Yesterday the plumbers came and replaced our water heater. Our twenty-three-year-old water heater had begun to act out, leaving rust in our shower and sometimes failing to keep us warm. So a doughy young man with a powerful scent of tobacco came to my house and chatted with my children and removed our old water heater and put in a new one.
There was a slight hiccup when I mentioned that for a month this summer an eastern milksnake had lived under our water heater, poking his head out to wave at my husband while he sat on the toilet. Our young plumber, apparently, was deathly afraid of snakes, and decided to sit out in his truck and wait for his partner to arrive with the new water heater, rather than be anywhere near our basment, alone with an even hypothetical snake.
But the partner came and the snake did not and all was accomplished within four hours.
So we have reliable hot water and I should be happy as a clam. But I am not. No, dear reader, I am not. Because, you see, before we changed water heaters, our house had very high water pressure. Deliciously high water pressure. Our water pressure was my friend. It scrubbed dishes for me, it cleaned my hair down to the scalp, it filled the tub for children with minimal fuss and boredom for a waiting mother. I loved my water pressure. I could have bought the house just for the water pressure.
But that luscious, wonderful water pressure (110 psi) was much too high for city code, and would have invalidated the warranty on our new water heater. So the plumbers - at my request, mind you, THIS IS ALL MY OWN FAULT - installed a pressure reducing valve that brings our pressure down to code (75 psi) and preserves that precious warranty.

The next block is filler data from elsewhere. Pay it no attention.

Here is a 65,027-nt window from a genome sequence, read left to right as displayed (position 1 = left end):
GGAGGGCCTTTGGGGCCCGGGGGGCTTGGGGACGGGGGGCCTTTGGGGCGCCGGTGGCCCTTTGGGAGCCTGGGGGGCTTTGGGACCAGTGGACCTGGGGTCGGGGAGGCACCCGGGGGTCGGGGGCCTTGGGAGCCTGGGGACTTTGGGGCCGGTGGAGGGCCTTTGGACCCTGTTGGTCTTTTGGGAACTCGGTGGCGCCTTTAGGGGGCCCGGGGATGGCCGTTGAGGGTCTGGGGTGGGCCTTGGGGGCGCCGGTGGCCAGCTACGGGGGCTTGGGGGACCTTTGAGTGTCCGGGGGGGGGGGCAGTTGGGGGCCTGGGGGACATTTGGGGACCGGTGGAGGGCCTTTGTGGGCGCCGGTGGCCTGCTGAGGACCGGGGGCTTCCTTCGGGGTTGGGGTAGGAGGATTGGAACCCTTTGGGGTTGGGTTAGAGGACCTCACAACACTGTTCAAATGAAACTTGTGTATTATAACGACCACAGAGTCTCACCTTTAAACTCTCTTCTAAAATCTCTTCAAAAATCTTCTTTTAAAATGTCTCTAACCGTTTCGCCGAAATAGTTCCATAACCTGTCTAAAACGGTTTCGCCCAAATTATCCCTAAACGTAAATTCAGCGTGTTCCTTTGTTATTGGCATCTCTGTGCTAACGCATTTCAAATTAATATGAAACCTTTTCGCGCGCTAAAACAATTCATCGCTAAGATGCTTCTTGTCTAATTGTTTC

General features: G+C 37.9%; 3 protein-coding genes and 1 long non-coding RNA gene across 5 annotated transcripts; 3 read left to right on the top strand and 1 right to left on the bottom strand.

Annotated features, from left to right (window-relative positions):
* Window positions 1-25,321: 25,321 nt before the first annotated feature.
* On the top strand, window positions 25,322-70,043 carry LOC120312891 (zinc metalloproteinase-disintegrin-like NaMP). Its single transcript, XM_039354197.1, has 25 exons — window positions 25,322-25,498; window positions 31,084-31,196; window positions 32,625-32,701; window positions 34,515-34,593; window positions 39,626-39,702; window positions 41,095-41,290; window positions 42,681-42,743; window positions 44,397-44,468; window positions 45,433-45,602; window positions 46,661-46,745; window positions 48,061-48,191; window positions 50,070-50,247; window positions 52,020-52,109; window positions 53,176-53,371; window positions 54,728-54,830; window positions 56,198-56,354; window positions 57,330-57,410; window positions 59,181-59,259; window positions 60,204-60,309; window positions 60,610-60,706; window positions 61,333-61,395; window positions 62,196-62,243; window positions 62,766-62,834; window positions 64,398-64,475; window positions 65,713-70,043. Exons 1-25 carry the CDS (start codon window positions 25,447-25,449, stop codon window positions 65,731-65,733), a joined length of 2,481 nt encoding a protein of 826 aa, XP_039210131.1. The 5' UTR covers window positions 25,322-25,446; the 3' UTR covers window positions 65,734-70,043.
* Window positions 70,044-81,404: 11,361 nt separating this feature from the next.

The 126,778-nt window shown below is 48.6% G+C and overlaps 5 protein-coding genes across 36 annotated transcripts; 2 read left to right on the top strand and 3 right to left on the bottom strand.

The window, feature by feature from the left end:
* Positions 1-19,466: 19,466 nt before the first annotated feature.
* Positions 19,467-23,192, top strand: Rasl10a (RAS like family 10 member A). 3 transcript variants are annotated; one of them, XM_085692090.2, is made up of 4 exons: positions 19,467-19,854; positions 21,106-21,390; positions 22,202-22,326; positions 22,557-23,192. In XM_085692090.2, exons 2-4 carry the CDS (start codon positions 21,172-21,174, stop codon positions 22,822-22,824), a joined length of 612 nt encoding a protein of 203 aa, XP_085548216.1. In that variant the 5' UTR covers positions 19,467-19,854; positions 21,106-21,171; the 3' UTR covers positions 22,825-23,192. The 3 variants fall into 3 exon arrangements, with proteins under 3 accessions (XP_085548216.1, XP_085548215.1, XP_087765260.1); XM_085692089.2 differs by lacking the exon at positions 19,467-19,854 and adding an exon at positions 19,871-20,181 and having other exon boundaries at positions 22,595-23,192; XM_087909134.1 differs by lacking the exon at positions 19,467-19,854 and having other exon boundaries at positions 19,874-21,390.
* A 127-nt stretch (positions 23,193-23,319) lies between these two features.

We have lost one third of our pressure.
It is like someone overnight picked up my house and moved it to Britain. My shower is a sad, pitiful thing. Oh, I have hot water, but what good is it when I must stand still as a stone under its weak dribble to stay warm? Where are my clouds of steam? Where is the force that detangles my hair without aid of a comb?
My kitchen faucet used to snap to attention with an audible thunk when I turned it on full blast, but now it is quiet and civilized, a demure, gentle thing. Poor faucet. I have emasculated you. You spray my dishes, but I know you're just going through the motions. There is no enthusiasm.
I am told that I will notice a difference when I get my next water bill. And I suppose our new state of European flaccidity is better for the environment. But oh, how I miss the surge and power of yesterday. Everything is changed forever.
Farewell, water pressure. I am glad I knew you.